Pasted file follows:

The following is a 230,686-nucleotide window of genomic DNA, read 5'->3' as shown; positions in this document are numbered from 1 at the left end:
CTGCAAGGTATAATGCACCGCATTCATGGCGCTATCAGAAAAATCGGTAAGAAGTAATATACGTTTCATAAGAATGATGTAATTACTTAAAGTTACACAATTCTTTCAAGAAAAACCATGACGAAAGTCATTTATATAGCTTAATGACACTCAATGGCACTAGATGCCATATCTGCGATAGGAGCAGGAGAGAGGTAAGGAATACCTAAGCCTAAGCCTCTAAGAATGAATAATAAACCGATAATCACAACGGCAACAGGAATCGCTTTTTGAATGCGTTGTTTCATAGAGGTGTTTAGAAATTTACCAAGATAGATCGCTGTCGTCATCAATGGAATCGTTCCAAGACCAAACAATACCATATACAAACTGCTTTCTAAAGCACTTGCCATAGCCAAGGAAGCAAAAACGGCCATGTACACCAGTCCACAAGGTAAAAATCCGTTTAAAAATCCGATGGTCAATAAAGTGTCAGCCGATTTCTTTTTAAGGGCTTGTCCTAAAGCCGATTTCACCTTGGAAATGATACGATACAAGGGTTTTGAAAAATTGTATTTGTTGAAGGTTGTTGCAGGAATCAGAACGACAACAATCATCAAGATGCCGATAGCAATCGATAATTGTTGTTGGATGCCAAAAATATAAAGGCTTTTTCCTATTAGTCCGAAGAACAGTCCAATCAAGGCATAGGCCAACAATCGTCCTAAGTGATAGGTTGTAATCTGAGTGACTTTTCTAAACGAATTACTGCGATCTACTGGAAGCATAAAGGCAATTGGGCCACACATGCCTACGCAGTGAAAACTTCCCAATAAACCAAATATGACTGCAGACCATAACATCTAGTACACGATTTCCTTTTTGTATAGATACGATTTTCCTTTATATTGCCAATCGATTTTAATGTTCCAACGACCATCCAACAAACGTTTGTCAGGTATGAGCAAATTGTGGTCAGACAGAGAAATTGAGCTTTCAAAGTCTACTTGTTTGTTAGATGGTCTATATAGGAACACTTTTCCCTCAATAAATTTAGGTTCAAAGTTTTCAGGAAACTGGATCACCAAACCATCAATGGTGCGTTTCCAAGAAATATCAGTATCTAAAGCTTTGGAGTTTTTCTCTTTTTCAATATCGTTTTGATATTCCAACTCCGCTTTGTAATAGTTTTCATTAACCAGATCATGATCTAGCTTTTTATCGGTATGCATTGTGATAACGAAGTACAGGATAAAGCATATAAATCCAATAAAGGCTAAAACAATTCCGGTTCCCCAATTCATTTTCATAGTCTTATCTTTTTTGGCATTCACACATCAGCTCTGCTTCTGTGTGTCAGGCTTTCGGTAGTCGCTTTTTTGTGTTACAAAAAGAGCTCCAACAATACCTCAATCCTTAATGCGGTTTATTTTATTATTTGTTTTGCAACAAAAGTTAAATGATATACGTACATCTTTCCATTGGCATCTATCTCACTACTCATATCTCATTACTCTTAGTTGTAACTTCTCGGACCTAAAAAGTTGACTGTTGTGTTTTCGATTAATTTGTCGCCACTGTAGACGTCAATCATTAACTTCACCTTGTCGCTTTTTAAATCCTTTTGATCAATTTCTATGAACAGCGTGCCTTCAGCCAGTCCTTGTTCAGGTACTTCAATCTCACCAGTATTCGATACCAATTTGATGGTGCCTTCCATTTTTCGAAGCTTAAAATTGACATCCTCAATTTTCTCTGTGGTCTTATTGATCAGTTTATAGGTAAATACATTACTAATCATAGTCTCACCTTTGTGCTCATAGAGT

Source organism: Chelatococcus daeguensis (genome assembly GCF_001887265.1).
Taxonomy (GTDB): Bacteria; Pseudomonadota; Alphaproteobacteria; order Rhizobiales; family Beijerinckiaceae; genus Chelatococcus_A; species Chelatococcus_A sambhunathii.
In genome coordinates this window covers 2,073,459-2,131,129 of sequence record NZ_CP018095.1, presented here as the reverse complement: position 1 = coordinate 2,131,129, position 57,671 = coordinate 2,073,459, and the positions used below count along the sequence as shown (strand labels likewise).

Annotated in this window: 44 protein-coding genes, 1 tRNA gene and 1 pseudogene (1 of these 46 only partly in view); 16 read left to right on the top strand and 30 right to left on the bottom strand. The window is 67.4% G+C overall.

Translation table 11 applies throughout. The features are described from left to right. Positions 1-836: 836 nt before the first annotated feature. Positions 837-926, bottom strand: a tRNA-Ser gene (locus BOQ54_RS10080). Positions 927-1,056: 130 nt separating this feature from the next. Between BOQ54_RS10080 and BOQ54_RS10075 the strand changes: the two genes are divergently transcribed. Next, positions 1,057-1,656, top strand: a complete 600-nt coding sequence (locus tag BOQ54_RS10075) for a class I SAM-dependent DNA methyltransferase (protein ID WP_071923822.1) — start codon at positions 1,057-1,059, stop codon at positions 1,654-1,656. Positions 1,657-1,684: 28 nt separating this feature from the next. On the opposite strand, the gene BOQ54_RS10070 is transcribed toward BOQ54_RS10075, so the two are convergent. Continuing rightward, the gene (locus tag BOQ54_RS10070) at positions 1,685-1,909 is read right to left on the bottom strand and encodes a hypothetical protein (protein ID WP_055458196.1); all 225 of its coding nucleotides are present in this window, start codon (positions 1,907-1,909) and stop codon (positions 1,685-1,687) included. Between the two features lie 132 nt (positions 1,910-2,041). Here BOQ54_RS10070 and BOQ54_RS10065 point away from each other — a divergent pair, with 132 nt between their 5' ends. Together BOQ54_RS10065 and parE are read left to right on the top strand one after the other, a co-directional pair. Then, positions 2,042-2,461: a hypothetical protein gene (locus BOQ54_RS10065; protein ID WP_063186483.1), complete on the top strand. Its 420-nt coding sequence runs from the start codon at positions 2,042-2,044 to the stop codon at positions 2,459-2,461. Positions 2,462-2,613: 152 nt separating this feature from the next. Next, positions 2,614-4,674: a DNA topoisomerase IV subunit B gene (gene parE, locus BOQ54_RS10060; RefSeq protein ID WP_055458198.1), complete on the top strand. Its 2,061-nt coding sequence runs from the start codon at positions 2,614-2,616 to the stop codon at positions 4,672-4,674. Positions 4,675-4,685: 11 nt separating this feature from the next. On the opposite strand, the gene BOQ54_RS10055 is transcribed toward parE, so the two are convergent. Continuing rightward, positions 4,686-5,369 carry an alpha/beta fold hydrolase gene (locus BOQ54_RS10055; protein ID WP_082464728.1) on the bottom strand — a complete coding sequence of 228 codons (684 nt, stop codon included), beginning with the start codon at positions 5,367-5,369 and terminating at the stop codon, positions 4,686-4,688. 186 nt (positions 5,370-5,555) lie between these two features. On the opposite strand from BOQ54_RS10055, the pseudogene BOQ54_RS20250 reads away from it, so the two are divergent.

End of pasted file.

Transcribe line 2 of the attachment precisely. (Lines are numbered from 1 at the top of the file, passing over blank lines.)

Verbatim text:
CTGCAAGGTATAATGCACCGCATTCATGGCGCTATCAGAAAAATCGGTAAGAAGTAATATACGTTTCATAAGAATGATGTAATTACTTAAAGTTACACAATTCTTTCAAGAAAAACCATGACGAAAGTCATTTATATAGCTTAATGACACTCAATGGCACTAGATGCCATATCTGCGATAGGAGCAGGAGAGAGGTAAGGAATACCTAAGCCTAAGCCTCTAAGAATGAATAATAAACCGATAATCACAACGGCAACAGGAATCGCTTTTTGAATGCGTTGTTTCATAGAGGTGTTTAGAAATTTACCAAGATAGATCGCTGTCGTCATCAATGGAATCGTTCCAAGACCAAACAATACCATATACAAACTGCTTTCTAAAGCACTTGCCATAGCCAAGGAAGCAAAAACGGCCATGTACACCAGTCCACAAGGTAAAAATCCGTTTAAAAATCCGATGGTCAATAAAGTGTCAGCCGATTTCTTTTTAAGGGCTTGTCCTAAAGCCGATTTCACCTTGGAAATGATACGATACAAGGGTTTTGAAAAATTGTATTTGTTGAAGGTTGTTGCAGGAATCAGAACGACAACAATCATCAAGATGCCGATAGCAATCGATAATTGTTGTTGGATGCCAAAAATATAAAGGCTTTTTCCTATTAGTCCGAAGAACAGTCCAATCAAGGCATAGGCCAACAATCGTCCTAAGTGATAGGTTGTAATCTGAGTGACTTTTCTAAACGAATTACTGCGATCTACTGGAAGCATAAAGGCAATTGGGCCACACATGCCTACGCAGTGAAAACTTCCCAATAAACCAAATATGACTGCAGACCATAACATCTAGTACACGATTTCCTTTTTGTATAGATACGATTTTCCTTTATATTGCCAATCGATTTTAATGTTCCAACGACCATCCAACAAACGTTTGTCAGGTATGAGCAAATTGTGGTCAGACAGAGAAATTGAGCTTTCAAAGTCTACTTGTTTGTTAGATGGTCTATATAGGAACACTTTTCCCTCAATAAATTTAGGTTCAAAGTTTTCAGGAAACTGGATCACCAAACCATCAATGGTGCGTTTCCAAGAAATATCAGTATCTAAAGCTTTGGAGTTTTTCTCTTTTTCAATATCGTTTTGATATTCCAACTCCGCTTTGTAATAGTTTTCATTAACCAGATCATGATCTAGCTTTTTATCGGTATGCATTGTGATAACGAAGTACAGGATAAAGCATATAAATCCAATAAAGGCTAAAACAATTCCGGTTCCCCAATTCATTTTCATAGTCTTATCTTTTTTGGCATTCACACATCAGCTCTGCTTCTGTGTGTCAGGCTTTCGGTAGTCGCTTTTTTGTGTTACAAAAAGAGCTCCAACAATACCTCAATCCTTAATGCGGTTTATTTTATTATTTGTTTTGCAACAAAAGTTAAATGATATACGTACATCTTTCCATTGGCATCTATCTCACTACTCATATCTCATTACTCTTAGTTGTAACTTCTCGGACCTAAAAAGTTGACTGTTGTGTTTTCGATTAATTTGTCGCCACTGTAGACGTCAATCATTAACTTCACCTTGTCGCTTTTTAAATCCTTTTGATCAATTTCTATGAACAGCGTGCCTTCAGCCAGTCCTTGTTCAGGTACTTCAATCTCACCAGTATTCGATACCAATTTGATGGTGCCTTCCATTTTTCGAAGCTTAAAATTGACATCCTCAATTTTCTCTGTGGTCTTATTGATCAGTTTATAGGTAAATACATTACTAATCATAGTCTCACCTTTGTGCTCATAGAGT